Volume 49 - Article 16 | Pages 423–464
An alternative version of the second demographic transition? Changing pathways to first marriage in Japan
Background: Growth in cohabiting unions and non-marital childbearing sits at the core of research on the second demographic transition and related discussions of family bifurcation and children’s diverging destinies.
Objective: How should we think about these two highly influential and purportedly universal depictions of family change in low-fertility countries where the link between marriage and childbearing remains strong? Using data from large national surveys in Japan, we address this question by describing growing heterogeneity in pathways to first marriage, with a focus on the temporal ordering of cohabitation, pregnancy, engagement, initiation of living together as married, and registration of marriage.
Results: Our descriptive analyses demonstrate a substantial increase across marriage cohorts in variation in pathways to family formation in Japan, primarily reflecting growth in premarital cohabitation. Among women in the 2010–2015 marriage cohort, 39% cohabited with their husband prior to marriage. Educational differences in cohabitation experience are small, but cohabitation is more likely to be associated with premarital pregnancy for women with lower levels of educational attainment.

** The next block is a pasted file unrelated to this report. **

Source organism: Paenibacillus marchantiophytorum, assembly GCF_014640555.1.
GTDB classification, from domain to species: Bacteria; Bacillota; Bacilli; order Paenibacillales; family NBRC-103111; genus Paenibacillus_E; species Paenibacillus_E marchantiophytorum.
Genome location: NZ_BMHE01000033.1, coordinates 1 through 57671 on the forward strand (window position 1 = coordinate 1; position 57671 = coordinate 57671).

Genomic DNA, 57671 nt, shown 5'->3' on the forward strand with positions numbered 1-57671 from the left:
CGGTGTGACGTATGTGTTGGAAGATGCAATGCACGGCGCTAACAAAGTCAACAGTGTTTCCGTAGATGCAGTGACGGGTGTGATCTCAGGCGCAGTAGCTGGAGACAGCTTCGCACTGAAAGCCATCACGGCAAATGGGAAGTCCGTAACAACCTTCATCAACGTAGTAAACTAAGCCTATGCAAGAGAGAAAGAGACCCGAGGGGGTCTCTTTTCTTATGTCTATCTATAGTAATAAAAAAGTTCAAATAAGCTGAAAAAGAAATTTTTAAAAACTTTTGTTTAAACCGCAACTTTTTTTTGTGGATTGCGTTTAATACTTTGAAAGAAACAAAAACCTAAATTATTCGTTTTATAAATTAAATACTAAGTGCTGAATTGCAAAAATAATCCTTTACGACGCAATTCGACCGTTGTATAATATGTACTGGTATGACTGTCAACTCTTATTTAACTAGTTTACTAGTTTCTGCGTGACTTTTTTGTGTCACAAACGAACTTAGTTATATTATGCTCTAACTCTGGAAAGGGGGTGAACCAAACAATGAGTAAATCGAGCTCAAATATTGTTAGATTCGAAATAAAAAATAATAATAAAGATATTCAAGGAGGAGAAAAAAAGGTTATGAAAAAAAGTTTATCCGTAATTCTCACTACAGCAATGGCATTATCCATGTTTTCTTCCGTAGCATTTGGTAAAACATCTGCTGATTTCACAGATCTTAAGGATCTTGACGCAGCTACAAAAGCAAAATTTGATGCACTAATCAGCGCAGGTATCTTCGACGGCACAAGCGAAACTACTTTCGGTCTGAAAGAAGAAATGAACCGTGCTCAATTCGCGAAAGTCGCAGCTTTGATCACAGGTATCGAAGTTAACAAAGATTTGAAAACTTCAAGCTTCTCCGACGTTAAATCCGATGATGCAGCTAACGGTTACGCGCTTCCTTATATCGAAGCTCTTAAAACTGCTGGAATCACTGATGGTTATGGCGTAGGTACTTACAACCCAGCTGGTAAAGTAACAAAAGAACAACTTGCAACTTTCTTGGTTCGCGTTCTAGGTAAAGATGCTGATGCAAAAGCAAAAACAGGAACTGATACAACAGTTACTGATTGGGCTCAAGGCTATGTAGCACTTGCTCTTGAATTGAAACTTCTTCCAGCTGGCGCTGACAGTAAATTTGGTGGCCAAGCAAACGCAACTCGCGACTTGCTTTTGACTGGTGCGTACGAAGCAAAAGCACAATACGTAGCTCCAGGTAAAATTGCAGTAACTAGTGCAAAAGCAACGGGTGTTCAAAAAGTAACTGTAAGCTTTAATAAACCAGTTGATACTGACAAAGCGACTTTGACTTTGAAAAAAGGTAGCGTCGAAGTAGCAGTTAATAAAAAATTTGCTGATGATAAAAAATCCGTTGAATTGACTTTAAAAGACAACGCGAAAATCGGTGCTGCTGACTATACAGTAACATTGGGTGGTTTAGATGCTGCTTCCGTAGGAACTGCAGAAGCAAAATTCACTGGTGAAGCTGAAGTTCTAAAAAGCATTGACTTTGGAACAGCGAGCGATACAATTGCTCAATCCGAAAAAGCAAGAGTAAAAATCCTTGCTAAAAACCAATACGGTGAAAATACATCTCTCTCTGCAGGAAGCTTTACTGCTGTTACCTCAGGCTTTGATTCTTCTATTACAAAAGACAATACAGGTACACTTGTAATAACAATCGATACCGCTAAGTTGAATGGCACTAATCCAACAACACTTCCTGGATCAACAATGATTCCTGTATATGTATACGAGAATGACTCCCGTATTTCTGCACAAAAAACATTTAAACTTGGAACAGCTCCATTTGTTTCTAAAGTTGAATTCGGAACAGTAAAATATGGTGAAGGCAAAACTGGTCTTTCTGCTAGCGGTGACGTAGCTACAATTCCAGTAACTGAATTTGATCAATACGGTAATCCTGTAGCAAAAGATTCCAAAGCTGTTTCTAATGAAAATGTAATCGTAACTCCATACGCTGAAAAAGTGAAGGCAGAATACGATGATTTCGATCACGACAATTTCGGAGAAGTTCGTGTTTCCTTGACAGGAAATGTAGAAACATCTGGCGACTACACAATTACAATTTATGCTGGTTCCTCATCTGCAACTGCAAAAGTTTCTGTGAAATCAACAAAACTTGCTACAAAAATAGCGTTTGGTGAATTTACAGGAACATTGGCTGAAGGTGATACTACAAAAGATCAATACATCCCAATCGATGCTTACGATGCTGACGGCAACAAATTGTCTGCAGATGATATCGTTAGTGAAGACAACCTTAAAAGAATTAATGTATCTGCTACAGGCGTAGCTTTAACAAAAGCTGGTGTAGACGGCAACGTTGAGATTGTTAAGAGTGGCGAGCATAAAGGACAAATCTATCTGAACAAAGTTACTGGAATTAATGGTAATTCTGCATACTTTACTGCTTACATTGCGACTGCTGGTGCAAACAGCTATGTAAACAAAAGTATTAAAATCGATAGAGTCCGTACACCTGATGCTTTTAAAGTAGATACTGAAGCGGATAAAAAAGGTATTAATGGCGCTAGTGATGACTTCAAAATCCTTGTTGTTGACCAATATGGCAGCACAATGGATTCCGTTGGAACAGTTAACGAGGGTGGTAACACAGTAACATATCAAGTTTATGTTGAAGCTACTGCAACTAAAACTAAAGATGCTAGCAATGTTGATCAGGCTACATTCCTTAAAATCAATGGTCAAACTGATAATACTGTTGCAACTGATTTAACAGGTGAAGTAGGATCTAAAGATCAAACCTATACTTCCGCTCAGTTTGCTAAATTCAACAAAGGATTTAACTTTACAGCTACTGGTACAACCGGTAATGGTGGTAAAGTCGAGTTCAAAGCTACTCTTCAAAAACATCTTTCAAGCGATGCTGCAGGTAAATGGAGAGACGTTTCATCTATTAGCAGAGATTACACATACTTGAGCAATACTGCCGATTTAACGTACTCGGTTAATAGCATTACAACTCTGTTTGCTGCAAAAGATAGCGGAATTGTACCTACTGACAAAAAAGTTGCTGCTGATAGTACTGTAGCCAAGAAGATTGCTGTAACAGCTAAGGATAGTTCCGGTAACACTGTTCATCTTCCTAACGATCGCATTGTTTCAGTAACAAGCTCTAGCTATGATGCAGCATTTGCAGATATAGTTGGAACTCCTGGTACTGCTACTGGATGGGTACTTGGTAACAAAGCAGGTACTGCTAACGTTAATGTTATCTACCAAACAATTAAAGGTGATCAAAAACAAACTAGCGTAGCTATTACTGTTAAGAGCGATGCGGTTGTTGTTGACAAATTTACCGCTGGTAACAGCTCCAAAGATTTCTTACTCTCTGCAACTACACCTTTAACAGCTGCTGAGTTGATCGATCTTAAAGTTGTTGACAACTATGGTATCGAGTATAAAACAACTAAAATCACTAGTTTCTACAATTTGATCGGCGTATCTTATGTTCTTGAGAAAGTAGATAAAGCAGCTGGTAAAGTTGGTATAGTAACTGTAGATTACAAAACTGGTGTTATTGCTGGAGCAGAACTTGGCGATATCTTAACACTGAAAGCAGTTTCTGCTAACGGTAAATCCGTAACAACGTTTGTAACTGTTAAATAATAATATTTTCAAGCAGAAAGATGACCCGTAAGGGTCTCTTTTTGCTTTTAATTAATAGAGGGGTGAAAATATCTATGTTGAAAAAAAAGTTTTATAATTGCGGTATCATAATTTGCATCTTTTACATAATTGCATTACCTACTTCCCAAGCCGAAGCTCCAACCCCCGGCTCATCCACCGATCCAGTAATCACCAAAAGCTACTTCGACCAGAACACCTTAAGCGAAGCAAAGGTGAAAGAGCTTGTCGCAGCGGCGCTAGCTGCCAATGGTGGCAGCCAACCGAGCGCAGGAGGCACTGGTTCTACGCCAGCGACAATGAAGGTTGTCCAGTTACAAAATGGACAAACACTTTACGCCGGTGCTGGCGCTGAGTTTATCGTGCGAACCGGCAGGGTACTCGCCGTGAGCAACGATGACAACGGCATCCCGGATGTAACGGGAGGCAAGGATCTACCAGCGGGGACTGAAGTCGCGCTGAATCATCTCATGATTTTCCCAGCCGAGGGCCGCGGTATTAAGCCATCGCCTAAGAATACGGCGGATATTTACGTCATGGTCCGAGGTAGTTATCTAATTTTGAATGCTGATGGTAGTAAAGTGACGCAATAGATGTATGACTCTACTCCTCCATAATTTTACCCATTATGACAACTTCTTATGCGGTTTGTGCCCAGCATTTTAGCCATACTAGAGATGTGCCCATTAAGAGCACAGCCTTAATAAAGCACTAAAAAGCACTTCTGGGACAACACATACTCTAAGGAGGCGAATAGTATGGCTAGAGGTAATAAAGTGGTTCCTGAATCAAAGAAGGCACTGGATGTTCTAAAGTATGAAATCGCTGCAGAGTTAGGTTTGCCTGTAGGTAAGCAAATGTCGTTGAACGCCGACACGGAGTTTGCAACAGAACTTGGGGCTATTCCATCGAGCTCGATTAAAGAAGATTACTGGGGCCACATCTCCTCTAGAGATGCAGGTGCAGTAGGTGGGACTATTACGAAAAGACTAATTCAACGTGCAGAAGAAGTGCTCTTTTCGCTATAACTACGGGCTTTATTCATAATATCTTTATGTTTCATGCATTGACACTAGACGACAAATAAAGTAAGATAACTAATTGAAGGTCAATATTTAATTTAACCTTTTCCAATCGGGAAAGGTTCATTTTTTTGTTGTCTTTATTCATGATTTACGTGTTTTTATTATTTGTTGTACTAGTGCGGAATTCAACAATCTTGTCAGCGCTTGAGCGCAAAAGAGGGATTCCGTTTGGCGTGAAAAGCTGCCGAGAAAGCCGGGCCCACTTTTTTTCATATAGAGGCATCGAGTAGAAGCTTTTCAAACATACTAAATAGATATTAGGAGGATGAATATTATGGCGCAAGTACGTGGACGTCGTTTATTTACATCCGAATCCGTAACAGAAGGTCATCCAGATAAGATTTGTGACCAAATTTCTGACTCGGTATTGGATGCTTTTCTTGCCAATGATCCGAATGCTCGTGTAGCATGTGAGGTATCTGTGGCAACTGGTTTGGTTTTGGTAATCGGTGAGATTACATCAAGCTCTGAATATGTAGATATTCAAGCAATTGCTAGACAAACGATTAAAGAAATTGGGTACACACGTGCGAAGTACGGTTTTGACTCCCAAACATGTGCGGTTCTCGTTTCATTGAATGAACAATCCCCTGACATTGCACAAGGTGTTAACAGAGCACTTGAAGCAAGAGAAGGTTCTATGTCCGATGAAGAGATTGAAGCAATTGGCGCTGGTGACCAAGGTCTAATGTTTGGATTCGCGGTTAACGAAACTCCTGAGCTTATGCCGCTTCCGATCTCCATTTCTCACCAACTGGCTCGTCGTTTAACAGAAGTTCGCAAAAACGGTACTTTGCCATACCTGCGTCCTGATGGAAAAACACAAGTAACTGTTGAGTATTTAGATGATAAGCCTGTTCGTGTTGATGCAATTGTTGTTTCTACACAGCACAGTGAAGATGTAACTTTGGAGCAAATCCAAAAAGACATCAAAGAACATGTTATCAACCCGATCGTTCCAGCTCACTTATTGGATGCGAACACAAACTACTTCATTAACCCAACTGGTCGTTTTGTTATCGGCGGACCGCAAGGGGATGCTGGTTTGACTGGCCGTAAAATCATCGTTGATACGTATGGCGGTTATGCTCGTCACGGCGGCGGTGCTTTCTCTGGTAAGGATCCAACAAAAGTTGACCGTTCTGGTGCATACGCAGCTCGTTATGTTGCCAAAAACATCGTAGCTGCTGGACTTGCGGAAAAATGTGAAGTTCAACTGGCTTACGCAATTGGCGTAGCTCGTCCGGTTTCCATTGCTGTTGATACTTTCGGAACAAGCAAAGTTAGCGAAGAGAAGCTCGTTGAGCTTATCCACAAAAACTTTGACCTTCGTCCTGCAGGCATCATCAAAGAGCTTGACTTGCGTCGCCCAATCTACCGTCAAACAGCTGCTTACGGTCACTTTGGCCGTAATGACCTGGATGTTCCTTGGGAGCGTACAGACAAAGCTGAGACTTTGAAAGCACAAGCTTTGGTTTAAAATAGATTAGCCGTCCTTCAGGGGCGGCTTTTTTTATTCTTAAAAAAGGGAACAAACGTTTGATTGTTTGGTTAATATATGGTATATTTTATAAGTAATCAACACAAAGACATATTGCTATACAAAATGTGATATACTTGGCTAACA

Contribution: Our descriptive summary of trends and differences in pathways to first marriage provides not only a needed update on changing pathways to family formation in Japan, but also a valuable empirical basis for contextual modification or adaptation of two of the most influential theoretical frameworks for understanding family change in low-fertility societies.
- Ryohei Mogi - Syddansk Universitet, Denmark EMAIL
- James Raymo - Princeton University, United States of America EMAIL
- Miho Iwasawa - National Institute of Population and Social Security Research, Japan EMAIL
- Shohei Yoda - National Institute of Population and Social Security Research, Japan EMAIL
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